• it’s based on Batman: The Animated Series, and it’s got some of the more popular bad guys. How can you go wrong?
  • nice graphics and familiar voices capture the feel of the series perfectly
  • well, it’s definitely the best Batman video game I’ve seen in a long time, for what that’s worth…


  • switching between first and third person is tough to get a handle on, to say the least
  • if this is any indication of what it would be like, I could do without ever flying the Batplane (Bat-Tank?) or driving the Batmobile (Bat-Mack truck?)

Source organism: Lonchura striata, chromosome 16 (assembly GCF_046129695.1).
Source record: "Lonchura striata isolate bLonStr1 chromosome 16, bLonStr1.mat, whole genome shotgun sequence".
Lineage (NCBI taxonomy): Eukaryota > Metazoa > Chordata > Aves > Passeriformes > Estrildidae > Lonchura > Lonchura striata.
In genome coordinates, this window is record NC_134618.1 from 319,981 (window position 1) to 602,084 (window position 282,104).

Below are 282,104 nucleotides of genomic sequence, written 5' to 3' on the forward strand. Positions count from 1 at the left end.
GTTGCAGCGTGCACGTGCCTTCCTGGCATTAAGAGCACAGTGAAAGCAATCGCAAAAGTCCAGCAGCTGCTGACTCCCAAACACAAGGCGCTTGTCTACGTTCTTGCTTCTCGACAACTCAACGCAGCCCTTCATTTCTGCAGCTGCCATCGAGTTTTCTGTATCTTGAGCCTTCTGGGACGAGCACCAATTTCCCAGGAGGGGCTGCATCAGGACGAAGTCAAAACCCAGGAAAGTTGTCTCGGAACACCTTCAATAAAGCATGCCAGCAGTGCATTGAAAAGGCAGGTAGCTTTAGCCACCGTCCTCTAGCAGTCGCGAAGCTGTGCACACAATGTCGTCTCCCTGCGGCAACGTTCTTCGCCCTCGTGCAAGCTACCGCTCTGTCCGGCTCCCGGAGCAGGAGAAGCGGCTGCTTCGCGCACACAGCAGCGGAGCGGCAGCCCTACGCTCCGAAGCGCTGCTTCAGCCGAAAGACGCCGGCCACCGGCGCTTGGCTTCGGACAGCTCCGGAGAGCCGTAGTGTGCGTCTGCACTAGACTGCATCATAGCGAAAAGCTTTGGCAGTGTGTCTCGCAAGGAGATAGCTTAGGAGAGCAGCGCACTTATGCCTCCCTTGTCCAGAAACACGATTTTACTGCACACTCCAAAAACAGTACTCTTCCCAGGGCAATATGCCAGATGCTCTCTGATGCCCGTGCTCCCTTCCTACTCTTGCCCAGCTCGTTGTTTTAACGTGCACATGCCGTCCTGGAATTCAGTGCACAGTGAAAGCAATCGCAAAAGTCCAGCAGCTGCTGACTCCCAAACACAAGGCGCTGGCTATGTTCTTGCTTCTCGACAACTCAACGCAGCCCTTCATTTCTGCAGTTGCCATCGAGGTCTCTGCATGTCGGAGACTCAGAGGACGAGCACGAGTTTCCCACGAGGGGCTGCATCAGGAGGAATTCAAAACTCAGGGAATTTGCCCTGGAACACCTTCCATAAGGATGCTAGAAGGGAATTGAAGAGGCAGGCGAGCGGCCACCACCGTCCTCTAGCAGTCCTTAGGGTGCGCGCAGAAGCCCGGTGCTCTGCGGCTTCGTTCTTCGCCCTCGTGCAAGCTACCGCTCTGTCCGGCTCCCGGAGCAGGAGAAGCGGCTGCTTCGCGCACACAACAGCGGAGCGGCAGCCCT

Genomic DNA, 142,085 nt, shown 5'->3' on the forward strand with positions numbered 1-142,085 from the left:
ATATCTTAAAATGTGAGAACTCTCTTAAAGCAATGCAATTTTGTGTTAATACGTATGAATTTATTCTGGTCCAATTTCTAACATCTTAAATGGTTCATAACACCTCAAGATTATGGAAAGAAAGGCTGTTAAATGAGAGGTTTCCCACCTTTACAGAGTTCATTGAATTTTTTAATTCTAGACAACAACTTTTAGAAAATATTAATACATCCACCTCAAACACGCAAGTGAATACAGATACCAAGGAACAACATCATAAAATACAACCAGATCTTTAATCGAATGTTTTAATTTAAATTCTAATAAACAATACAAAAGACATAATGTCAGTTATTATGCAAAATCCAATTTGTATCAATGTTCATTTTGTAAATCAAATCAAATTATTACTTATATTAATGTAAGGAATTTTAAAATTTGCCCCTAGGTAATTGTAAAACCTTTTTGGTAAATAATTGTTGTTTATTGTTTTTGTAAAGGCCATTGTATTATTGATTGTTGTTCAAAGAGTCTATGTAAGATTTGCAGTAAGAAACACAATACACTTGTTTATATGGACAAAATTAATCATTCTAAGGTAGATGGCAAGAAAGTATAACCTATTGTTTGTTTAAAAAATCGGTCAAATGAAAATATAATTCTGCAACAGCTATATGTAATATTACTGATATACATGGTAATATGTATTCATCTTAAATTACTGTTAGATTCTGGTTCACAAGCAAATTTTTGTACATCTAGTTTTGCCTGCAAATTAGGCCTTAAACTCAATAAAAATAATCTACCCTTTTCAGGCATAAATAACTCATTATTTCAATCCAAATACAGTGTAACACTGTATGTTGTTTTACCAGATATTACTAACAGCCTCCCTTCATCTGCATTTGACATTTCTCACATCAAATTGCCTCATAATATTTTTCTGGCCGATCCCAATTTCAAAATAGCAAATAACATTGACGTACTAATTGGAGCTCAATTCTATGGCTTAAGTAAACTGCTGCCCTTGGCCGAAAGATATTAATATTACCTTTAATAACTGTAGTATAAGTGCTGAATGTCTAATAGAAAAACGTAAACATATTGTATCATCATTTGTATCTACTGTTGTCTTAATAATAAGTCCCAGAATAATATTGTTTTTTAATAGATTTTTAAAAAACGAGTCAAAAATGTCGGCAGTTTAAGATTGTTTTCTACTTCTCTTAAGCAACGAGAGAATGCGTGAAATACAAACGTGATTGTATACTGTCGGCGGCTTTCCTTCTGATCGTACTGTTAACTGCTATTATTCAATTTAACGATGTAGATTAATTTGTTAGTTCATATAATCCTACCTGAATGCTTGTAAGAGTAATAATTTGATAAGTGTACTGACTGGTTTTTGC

• completely asinine missions and tasks (and a hell of a lot of mindless jumping, the bane of gamers everywhere) take away from the fun.
  • it’s too short!

Final Verdict:

If you were a fan of Batman: The Animated Series, you’ll want to pick up this game, regardless of my warnings. You might be tempted to pick it up even if you weren’t a fan – after all, Batman’s cool (as are the Joker and Poison Ivy). Hell, even Mr. Freeze isn’t too lame. But gameplay? Best look elsewhere…

Overall Score: 6.0 (7.0 for graphics, 2.5 for gameplay)